I love the metaphor of a “spiritual journey.” We move from one place – be it physical, spiritual, or a combination of the two – and wind up somewhere else entirely. This sense of journey is present in a good many pastors (and other Christians) who come into a church and quickly discover that they are going to have to move on from their original expectations, and though dark waters, in order to come to uncharted shores (which appearto be friendly). Many refuse to make the journey. Instead they establish themselves as caretakers – never daring to hope for more, but never really challenging anyone else either. More, sadly, get lost in the caves of bitterness. Unable to reconcile their original hopes and expectations with reality, they turn inward and become toxic to both the institution and themselves. Some, however, manage to navigate the course and land in a sunnier space, which I’ve labeled “cynicism.”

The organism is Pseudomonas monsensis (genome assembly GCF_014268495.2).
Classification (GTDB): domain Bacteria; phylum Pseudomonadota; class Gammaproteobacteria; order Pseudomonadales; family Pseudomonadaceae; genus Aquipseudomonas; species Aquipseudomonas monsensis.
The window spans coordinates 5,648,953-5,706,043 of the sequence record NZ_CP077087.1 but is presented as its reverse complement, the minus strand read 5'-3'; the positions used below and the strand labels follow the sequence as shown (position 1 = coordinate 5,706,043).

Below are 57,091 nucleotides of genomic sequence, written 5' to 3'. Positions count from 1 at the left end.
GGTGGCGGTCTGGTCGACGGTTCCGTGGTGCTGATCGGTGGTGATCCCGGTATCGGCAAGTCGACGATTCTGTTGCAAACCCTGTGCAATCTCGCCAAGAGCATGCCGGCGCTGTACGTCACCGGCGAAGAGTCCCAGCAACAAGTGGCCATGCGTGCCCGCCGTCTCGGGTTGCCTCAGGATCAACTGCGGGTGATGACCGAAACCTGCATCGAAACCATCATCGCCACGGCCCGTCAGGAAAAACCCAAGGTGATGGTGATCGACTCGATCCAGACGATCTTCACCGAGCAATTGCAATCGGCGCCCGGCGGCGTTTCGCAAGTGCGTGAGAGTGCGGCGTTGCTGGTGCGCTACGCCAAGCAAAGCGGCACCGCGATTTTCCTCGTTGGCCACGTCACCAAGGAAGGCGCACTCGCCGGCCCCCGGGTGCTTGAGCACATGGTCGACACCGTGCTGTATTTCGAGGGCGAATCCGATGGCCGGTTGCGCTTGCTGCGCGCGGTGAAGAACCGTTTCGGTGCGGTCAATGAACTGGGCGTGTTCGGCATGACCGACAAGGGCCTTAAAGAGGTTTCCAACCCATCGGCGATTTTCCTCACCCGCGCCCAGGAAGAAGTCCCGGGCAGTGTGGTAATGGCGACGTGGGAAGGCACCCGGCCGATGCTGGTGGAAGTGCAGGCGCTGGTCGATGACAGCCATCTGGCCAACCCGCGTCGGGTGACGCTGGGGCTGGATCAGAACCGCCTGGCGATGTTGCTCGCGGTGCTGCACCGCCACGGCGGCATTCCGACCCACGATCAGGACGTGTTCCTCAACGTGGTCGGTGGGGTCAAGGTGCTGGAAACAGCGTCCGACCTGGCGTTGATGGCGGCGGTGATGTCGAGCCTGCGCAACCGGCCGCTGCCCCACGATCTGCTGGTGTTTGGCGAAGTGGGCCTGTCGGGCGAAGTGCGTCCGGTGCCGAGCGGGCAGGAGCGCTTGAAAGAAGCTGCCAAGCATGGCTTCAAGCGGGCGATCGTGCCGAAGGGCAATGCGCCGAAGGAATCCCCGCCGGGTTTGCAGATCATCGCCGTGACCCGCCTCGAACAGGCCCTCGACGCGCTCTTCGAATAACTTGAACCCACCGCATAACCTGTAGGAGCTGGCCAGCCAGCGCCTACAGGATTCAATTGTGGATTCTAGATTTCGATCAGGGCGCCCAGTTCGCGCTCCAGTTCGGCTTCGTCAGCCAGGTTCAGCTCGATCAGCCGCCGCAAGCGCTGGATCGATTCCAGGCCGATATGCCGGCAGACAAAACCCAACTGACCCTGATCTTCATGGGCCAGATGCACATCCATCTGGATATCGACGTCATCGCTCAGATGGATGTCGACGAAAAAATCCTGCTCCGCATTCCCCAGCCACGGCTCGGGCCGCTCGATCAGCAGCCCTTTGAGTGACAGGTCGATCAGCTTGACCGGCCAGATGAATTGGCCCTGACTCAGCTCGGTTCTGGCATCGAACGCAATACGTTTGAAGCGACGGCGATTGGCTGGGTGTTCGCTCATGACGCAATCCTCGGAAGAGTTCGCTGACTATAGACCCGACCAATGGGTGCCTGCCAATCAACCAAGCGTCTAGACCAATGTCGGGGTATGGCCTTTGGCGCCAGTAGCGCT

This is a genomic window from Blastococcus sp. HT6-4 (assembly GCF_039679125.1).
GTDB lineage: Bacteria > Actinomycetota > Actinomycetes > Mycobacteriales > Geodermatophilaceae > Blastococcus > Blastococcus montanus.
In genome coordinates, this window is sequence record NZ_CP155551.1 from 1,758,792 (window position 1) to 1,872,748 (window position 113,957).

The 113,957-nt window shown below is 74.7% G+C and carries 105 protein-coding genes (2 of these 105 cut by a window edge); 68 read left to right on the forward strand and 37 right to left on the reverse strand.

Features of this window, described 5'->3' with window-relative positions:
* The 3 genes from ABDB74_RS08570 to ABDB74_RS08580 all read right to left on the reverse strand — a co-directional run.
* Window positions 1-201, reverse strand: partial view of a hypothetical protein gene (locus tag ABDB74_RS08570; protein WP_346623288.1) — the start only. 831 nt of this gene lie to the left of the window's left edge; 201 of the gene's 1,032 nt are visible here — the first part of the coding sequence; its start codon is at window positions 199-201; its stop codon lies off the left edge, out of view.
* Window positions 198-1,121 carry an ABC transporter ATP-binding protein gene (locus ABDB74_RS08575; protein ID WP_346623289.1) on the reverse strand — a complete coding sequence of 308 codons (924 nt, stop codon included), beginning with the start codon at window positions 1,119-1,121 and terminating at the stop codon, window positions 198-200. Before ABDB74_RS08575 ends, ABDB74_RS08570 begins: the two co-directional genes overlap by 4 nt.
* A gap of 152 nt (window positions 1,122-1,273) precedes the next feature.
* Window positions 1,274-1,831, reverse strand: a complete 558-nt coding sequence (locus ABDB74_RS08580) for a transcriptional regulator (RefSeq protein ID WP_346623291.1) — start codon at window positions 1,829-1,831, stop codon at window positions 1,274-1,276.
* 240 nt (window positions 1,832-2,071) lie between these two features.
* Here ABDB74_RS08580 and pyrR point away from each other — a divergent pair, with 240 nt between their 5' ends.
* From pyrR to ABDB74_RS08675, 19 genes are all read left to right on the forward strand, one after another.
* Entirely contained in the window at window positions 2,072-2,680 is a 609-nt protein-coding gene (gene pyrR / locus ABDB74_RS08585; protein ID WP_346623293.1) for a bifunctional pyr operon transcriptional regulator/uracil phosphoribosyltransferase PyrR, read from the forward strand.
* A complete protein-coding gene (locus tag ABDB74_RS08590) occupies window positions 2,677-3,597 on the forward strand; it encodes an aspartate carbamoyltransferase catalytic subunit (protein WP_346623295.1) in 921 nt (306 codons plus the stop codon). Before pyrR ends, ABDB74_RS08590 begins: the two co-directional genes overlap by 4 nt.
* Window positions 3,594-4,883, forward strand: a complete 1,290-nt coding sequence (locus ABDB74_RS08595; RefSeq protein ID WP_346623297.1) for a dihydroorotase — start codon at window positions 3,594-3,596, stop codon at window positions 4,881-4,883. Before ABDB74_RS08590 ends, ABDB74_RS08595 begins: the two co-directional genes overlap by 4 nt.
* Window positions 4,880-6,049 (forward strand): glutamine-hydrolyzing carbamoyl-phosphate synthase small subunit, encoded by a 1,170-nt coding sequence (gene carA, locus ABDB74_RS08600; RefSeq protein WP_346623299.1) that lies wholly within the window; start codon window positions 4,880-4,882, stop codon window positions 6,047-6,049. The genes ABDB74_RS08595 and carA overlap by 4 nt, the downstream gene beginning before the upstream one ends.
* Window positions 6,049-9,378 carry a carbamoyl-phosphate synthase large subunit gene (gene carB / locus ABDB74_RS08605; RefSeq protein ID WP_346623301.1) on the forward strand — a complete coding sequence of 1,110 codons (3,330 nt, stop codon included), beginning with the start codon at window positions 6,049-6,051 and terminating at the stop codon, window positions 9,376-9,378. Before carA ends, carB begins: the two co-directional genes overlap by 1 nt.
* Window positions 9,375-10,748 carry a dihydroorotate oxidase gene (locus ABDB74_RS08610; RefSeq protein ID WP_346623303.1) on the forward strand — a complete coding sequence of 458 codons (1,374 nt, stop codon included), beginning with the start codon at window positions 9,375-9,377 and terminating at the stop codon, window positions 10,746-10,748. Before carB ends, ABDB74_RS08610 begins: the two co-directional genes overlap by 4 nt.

Now, cynicism often gets a bad rap as being a destructive and toxic influence in it’s own right. I disagree. Cynicism is actually a constructive impulse which enables a person to look at the foibles of a group (in which they invariably include themselves), compare them to how a group thinks of itself, and laughs. The laughter is important because it says, “Oh just go look in the mirror at that zit, already, hiding from it won’t solve anything!” Cynicism is, in fact, what often causes me to not only point out the elephant in the room, but also invite it up to the table in order to do a show for the crowd. Then we can see how silly we are, how big our God is, and perhaps journey to a healthier place – together.
You have to love any impulse, after all, which leads a speaker to attribute a quote, “We’re doomed” to “C-3P0 Human-Cyborg Relations.” Right?